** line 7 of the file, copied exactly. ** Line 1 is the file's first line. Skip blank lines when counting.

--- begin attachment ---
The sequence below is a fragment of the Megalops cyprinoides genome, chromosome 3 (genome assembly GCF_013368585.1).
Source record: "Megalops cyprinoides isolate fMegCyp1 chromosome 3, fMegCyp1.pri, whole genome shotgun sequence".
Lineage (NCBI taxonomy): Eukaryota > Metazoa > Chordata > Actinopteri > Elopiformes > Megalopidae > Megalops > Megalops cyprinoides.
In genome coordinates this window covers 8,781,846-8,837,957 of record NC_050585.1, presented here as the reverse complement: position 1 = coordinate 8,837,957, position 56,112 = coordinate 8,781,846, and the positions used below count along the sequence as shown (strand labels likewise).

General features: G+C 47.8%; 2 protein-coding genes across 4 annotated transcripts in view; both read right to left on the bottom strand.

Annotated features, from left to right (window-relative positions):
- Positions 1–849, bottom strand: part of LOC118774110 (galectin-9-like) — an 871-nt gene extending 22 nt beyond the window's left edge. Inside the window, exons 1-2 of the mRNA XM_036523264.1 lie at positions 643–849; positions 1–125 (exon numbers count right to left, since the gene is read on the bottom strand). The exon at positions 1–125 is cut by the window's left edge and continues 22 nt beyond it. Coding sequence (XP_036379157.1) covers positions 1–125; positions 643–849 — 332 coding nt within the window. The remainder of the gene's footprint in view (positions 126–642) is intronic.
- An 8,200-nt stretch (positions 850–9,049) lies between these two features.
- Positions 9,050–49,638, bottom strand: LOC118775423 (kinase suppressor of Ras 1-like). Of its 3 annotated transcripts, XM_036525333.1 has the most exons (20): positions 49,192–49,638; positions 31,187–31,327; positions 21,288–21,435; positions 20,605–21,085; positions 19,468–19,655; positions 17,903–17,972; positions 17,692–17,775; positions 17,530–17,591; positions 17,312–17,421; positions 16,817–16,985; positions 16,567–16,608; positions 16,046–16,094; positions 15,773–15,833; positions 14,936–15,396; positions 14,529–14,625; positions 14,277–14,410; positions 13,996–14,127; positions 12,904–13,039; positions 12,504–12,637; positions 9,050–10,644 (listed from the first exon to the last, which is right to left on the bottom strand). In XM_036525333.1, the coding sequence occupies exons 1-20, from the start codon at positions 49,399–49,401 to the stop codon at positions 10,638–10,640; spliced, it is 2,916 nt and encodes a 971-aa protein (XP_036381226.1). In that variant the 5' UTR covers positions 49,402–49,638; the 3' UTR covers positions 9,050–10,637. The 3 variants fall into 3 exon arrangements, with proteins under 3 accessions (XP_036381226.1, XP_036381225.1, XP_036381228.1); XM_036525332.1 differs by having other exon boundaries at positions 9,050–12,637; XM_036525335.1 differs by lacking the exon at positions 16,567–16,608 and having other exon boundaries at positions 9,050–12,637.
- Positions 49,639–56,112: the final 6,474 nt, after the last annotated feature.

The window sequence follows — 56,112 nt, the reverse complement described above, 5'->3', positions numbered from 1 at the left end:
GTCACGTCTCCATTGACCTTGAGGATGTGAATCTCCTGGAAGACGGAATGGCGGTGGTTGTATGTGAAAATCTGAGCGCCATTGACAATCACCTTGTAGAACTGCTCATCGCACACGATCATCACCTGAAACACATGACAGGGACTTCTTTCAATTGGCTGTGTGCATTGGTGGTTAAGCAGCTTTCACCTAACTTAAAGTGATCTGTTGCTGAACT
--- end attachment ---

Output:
- Positions 1–849, bottom strand: part of LOC118774110 (galectin-9-like) — an 871-nt gene extending 22 nt beyond the window's left edge. Inside the window, exons 1-2 of the mRNA XM_036523264.1 lie at positions 643–849; positions 1–125 (exon numbers count right to left, since the gene is read on the bottom strand). The exon at positions 1–125 is cut by the window's left edge and continues 22 nt beyond it. Coding sequence (XP_036379157.1) covers positions 1–125; positions 643–849 — 332 coding nt within the window. The remainder of the gene's footprint in view (positions 126–642) is intronic.